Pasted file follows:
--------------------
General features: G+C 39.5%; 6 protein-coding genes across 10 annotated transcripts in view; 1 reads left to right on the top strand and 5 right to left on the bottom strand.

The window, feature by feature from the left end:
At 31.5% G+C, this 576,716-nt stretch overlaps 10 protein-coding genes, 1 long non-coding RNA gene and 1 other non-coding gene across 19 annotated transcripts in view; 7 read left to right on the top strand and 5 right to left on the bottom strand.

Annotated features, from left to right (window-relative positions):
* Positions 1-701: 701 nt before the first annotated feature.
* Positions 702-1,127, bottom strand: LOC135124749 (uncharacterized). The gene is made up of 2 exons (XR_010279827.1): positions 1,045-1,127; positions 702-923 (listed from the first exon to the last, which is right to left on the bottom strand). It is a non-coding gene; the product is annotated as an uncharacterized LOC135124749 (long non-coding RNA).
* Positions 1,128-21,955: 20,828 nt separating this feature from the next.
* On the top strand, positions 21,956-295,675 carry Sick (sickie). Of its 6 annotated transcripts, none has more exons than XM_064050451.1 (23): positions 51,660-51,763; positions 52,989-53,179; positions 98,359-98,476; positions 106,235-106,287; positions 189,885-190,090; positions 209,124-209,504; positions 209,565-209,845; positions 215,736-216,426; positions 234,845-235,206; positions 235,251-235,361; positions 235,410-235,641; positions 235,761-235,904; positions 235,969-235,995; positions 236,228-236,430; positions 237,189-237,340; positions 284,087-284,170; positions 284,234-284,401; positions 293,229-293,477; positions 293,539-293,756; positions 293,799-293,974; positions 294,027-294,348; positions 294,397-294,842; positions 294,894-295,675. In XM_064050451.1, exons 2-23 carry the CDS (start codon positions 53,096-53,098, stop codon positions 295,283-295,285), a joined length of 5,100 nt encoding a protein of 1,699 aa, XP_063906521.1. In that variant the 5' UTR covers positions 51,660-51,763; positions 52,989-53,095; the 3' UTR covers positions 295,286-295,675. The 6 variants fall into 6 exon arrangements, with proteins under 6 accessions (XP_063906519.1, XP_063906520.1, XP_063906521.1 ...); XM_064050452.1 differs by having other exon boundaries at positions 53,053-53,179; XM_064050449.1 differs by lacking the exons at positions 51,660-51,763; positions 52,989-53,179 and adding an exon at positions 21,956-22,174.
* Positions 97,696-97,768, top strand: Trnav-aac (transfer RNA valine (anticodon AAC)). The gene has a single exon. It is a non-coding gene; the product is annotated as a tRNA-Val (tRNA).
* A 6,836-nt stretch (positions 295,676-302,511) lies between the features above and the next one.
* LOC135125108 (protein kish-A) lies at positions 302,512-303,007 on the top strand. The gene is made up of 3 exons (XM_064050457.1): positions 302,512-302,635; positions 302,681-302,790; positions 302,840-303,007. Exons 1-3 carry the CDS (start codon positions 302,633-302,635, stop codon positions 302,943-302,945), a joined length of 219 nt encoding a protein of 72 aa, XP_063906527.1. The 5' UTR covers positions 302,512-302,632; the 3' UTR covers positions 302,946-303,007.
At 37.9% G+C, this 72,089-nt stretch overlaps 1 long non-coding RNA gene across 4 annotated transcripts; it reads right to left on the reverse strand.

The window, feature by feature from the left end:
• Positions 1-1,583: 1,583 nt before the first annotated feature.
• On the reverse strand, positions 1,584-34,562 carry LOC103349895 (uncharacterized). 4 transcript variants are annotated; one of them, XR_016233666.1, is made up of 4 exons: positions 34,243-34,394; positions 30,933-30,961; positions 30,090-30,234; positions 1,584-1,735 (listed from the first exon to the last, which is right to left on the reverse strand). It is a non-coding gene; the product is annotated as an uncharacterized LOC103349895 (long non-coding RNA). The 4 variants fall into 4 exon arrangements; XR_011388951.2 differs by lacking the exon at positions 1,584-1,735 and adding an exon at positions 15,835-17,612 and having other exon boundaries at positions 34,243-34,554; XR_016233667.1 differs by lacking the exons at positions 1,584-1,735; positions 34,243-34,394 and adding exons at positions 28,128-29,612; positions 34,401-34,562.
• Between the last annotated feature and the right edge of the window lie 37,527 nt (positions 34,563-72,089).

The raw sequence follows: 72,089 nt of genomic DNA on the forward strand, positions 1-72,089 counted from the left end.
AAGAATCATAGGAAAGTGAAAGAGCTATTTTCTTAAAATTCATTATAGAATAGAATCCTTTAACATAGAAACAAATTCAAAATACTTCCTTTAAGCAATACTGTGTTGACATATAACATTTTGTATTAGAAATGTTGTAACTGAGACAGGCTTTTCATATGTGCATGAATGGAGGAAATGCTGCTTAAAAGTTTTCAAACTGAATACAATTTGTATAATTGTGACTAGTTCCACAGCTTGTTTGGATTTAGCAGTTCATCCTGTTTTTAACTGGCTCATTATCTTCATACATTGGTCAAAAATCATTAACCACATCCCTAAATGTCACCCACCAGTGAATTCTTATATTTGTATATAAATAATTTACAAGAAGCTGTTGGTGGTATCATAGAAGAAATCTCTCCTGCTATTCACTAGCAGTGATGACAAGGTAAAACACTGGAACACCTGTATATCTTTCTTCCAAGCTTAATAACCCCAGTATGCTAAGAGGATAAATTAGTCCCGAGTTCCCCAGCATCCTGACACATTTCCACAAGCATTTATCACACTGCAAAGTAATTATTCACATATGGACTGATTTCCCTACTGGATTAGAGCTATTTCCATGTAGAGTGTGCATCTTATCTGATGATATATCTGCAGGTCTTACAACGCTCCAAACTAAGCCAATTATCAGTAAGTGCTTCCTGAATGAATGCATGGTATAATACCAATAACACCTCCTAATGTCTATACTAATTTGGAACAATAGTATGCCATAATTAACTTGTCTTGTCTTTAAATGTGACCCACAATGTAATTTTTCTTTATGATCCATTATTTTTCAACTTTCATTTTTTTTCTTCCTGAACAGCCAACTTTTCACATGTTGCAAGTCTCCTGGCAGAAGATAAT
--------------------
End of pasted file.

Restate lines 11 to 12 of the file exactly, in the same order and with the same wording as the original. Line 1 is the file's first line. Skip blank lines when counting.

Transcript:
* LOC135125108 (protein kish-A) lies at positions 302,512-303,007 on the top strand. The gene is made up of 3 exons (XM_064050457.1): positions 302,512-302,635; positions 302,681-302,790; positions 302,840-303,007. Exons 1-3 carry the CDS (start codon positions 302,633-302,635, stop codon positions 302,943-302,945), a joined length of 219 nt encoding a protein of 72 aa, XP_063906527.1. The 5' UTR covers positions 302,512-302,632; the 3' UTR covers positions 302,946-303,007.
At 37.9% G+C, this 72,089-nt stretch overlaps 1 long non-coding RNA gene across 4 annotated transcripts; it reads right to left on the reverse strand.